I think I will take your suggestion, though I am kicking around an idea for a religion kinda like Hinduism in that there is only one supreme and omnipotent god, but all the other “gods” are just different manifestations of that one god. That’ll probably be as close as it gets to Hinduism, though.

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Post by elemtilas »

LinguoFranco wrote:
09 May 2019 15:37
I think I will take your suggestion, though I am kicking around an idea for a religion kinda like Hinduism in that there is only one supreme and omnipotent god, but all the other “gods” are just different manifestations of that one god. That’ll probably be as close as it gets to Hinduism, though.
I'll certainly look forward to what you come up with!!

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Re: (C&C) Q&A Thread - Quick questions go here

Post by LinguoFranco »

Reyzadren wrote:
09 May 2019 00:19
LinguoFranco wrote:
08 May 2019 20:01
I want my world to stand out and not be a carbon copy fantasy counterpart culture, but still put thought into it.
But why not just embrace the carbon copy fantasy counterpart culture? Imo, most clockpunk settings are already unique because clockpunk itself is quite an underused setting even within fantasy genres.

> Supernatural belief. Just add more folktales and/or urban legends that might and not be true, as well as some syncretism with religion.
I guess you’re right. I was somewhat concerned about the uniqueness in that a clockpunk world may still resemble a standard fantasy setting in some ways, especially if it leans fantasy. I’d imagine such a setting still having swords and knights and maybe even monarchies.

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Re: (C&C) Q&A Thread - Quick questions go here

Post by elemtilas »

LinguoFranco wrote:
09 May 2019 19:36
I was somewhat concerned about the uniqueness in that a clockpunk world may still resemble a standard fantasy setting in some ways, especially if it leans fantasy. I’d imagine such a setting still having swords and knights and maybe even monarchies.
The issue isn't so much thát your setting resembles fantasy with monarchs and swords and knights and so forth so much as what yóu do with the monarchs, swords and knights in your setting.

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Post by eldin raigmore »

IMO if >= 25% of your readers like your story (or >= 25% of your players like your game) you have an outstanding success.
If >= 10% of your readers or players like your story or game you still have a success.

If you get fanart or fanlit etc. that will prove someone was really into your conworld.

If >= 25% like it and >= 10% buy it, it’s a commercial success.

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Post by Keenir »

LinguoFranco wrote:
09 May 2019 15:37
I think I will take your suggestion, though I am kicking around an idea for a religion kinda like Hinduism in that there is only one supreme and omnipotent god, but all the other “gods” are just different manifestations of that one god. That’ll probably be as close as it gets to Hinduism, though.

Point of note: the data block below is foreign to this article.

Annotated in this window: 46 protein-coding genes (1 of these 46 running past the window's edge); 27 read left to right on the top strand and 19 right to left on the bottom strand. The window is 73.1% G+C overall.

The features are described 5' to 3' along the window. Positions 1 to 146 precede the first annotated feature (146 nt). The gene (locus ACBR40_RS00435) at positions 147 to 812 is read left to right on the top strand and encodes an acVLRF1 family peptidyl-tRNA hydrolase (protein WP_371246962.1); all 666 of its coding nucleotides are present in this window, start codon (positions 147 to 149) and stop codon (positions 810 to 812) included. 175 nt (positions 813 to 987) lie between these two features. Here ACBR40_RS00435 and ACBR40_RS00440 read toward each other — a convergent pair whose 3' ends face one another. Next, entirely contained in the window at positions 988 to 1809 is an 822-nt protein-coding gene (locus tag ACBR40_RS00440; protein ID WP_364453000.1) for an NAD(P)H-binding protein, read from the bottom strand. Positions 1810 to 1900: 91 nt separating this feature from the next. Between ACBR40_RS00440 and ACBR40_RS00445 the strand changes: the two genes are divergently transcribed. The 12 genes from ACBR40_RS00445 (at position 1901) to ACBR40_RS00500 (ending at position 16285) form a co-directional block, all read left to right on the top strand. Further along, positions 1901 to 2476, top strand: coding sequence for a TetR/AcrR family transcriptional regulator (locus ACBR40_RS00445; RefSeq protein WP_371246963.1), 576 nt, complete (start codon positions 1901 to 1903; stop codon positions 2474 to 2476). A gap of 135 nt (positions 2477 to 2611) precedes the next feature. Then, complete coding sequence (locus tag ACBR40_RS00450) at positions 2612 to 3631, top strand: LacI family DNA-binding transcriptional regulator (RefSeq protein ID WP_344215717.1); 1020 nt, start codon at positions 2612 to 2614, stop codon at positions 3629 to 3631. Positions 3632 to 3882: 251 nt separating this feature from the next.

That sounds like an ideal way to side-step some of the doctrinal debates that afflicted the Roman Empires*...thereby increasing philisophical diversity. Also, it would play nicely with the Roman love of syncreticism & the habit in the Abrahamic faiths of giving more than one nature to something (like how Enoch, a human who walked with God, sometimes became, or had all along been, the angel Metatron)

I look forwards to seeing what clockworks you come up with.



*=which had lots of watermills and other gear-full buildings...a possible clock ancestry.
At work on Apaan: viewtopic.php?f=6&t=4799

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Post by LinguoFranco »

Keenir wrote:
10 May 2019 03:31
LinguoFranco wrote:
09 May 2019 15:37
I think I will take your suggestion, though I am kicking around an idea for a religion kinda like Hinduism in that there is only one supreme and omnipotent god, but all the other “gods” are just different manifestations of that one god. That’ll probably be as close as it gets to Hinduism, though.
That sounds like an ideal way to side-step some of the doctrinal debates that afflicted the Roman Empires*...thereby increasing philisophical diversity. Also, it would play nicely with the Roman love of syncreticism & the habit in the Abrahamic faiths of giving more than one nature to something (like how Enoch, a human who walked with God, sometimes became, or had all along been, the angel Metatron)

I look forwards to seeing what clockworks you come up with.



*=which had lots of watermills and other gear-full buildings...a possible clock ancestry.
Alright, I've stumbled upon another obstacle. How the clockwork devices are powered. I could have it simply be all springs and cogs with wind-ups, but it might be hard to justify for larger inventions like robots or cars, so I'm thinking there should maybe be some kind of magic used as an energy source to keep the devices in motion. Alternatively, I could just handwave it. I just need to figure out if the magic system should be related to the clockwork mechanisms.